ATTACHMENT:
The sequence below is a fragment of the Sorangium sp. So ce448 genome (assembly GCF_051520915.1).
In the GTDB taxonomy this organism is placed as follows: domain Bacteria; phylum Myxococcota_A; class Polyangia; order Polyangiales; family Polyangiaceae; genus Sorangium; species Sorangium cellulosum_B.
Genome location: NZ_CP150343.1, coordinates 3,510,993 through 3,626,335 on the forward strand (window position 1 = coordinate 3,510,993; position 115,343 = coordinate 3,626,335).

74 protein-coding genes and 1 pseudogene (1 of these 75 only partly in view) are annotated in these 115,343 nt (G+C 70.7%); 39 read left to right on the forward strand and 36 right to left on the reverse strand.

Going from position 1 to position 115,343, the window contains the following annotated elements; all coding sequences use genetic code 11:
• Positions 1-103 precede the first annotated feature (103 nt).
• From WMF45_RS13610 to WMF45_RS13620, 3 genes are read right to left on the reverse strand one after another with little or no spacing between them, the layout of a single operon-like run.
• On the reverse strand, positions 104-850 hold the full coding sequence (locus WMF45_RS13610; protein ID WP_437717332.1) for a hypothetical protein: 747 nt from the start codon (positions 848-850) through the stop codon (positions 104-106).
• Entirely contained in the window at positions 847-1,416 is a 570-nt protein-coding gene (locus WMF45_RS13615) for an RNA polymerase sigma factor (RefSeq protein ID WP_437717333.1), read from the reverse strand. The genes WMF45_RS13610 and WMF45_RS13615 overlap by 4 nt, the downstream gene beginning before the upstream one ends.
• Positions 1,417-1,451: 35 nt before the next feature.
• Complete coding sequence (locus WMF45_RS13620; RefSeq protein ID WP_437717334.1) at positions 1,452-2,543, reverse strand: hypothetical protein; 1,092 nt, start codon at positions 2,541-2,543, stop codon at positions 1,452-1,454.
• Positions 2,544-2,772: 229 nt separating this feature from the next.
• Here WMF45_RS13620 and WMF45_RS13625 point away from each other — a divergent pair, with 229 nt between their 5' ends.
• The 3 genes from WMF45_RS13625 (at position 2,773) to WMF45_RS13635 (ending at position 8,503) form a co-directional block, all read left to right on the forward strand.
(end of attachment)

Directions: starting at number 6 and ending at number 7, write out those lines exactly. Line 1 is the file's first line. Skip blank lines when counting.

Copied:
• Positions 1-103 precede the first annotated feature (103 nt).
• From WMF45_RS13610 to WMF45_RS13620, 3 genes are read right to left on the reverse strand one after another with little or no spacing between them, the layout of a single operon-like run.